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My family and I just changed from renting apartments to renting a house on a little acre lot. For the first time in our married life, we found ourselves in need of lawn care equipment. Having just paid all those deposits and moving fees, we had enough left over for a push reel mower and a rake. If you have ever used a push reel mower, you know tall weeds and crabgrass just laugh at you as you roll over the top of them. The management company had no done much to maintain the lawn so I needed to find a way to knock down all those smug, 3 foot high crabgrass stalks. They weren't laughing when I cranked out my RDNK-2000 grass whip/ weed cutter!

Step 1: The RDNK-2000 Frame

I laid hands on a 3 foot section of wood plank from a pallet as well as a 4 foot section of 1/2 dowel rod. I cut a circle out of the plank using a drill and holding it at one end. The circle needs to be little smaller than the 1/2 dowel rod. I drilled down at a slightly obtuse angle to make swiping the base at the grass easier. A little tapering of the base of the dowel lets you twist it into the board hole for a snug fit and leaves a little dowel rod underneath to stop you from hitting the ground with the plank and breaking it. A wood screw inserted into the dowel rod and pressed against the the plank keeps it from coming apart on you.

Step 2: The Cutting Edge

For the cutting side of the grass whip, I took some spare blades for a carpet cutting knife and screwed them to the plank, leaving about 3/4 - 1 inch sticking out. These blades are readily available, inexpensive, very sharp and have the perfect groove down the middle in which to insert the screw. I left a little less space than the length of the blades between each screw. I wanted to recreate the effective slicing angle that the serration provides on commercial grass whips. I turned the blades to one side and braced them against the screwed down end of the next blade. In practice, I found the most effective angle was to pull the blade end toward the handle.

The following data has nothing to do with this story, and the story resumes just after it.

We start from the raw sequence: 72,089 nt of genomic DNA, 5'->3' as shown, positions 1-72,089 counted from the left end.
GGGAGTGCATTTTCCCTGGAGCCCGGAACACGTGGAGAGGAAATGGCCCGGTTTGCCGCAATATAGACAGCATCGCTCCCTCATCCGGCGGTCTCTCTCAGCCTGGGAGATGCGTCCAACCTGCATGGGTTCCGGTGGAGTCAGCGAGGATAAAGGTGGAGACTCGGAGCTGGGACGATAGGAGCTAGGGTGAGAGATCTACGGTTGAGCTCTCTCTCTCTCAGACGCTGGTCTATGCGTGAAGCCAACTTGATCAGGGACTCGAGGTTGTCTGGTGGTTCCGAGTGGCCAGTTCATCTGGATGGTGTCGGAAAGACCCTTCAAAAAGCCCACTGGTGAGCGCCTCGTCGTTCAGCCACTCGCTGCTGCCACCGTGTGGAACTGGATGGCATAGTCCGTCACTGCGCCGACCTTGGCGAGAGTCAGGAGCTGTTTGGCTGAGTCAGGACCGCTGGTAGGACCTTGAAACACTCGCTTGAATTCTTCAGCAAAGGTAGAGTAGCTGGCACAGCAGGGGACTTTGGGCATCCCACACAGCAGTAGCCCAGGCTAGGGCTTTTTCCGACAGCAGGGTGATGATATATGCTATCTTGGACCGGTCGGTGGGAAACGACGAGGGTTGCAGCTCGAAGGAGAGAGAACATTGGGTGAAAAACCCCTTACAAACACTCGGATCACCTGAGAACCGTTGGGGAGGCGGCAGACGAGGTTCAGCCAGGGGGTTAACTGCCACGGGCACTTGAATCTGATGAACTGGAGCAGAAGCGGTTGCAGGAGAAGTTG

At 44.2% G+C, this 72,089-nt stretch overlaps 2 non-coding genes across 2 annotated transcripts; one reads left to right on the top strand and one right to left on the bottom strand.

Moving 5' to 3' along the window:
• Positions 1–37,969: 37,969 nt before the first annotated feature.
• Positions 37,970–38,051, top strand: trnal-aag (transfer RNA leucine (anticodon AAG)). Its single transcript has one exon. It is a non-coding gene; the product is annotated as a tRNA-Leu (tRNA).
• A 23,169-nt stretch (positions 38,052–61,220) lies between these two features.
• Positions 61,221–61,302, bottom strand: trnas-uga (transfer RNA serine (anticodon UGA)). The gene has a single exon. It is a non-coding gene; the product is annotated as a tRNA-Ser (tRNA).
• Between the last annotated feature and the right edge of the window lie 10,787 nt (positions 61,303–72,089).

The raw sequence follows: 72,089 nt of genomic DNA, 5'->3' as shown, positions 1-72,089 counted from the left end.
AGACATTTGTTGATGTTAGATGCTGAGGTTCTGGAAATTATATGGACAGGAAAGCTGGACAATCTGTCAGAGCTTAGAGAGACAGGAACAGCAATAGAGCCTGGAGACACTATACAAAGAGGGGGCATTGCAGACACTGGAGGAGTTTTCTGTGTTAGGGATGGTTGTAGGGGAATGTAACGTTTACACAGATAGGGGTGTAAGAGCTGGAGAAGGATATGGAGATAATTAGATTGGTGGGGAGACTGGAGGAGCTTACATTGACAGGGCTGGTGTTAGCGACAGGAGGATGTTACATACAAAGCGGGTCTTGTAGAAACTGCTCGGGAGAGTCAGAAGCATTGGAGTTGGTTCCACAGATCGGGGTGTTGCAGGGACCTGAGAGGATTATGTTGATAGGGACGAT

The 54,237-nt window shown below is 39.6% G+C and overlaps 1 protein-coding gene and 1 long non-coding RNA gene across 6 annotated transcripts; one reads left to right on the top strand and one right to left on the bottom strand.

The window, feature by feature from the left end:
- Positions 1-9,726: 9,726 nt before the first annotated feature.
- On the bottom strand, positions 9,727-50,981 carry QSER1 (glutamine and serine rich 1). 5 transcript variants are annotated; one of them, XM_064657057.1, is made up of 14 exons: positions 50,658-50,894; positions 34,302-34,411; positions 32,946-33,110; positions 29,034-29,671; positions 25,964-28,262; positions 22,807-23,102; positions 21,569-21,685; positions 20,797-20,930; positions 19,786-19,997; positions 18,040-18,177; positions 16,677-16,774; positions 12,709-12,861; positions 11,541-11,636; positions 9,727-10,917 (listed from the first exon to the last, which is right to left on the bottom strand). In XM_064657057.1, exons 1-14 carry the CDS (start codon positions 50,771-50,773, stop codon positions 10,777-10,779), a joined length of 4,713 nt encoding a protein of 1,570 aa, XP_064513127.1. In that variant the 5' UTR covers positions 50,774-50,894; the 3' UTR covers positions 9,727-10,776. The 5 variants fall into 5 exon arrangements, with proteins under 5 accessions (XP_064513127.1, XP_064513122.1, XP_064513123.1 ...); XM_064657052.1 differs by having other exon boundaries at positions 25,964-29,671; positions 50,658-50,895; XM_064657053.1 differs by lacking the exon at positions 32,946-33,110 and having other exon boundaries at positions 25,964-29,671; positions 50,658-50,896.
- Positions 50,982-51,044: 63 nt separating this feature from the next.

Step 3: Putting the RDNK-2000 to the Test

I only had enough blades on hand for one side so I commenced to hacking up the lawn. As you can see, it was perfectly effective and knocked down the weeds and grass very efficiently. I found holding the handle so that the end of the plank turned slightly forward created the best sweep and cut. Very much like the proper way to swing a golf club. All together, the whip probably weighs 3 - 3.5 lbs so it doesn't wear on you terribly. I have topped the weeds this way a 3 times without losing any effectiveness. When the blades go dull, I plan to flip them over and use the other side. All together, this probably cost me about $5 USD including sales tax. The blue in the photo is a little painter's tape I added to the handle for comfort. What do you think?

<p>Good instructions, but building it sounds too involved for me -- I'm looking for a simpler grass whip.</p>
<p>This is one of the more unique ways a person could maintain cut their grass!</p><p>The result for the price appears worth it though, and I bet you got a nice workout too. :)</p>
<p>I imagine I will look like Popeye on one side if I keep at it long enough!</p>

About This Instructable

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Bio: Father of two sweet girls and husband to my wonderful wife.
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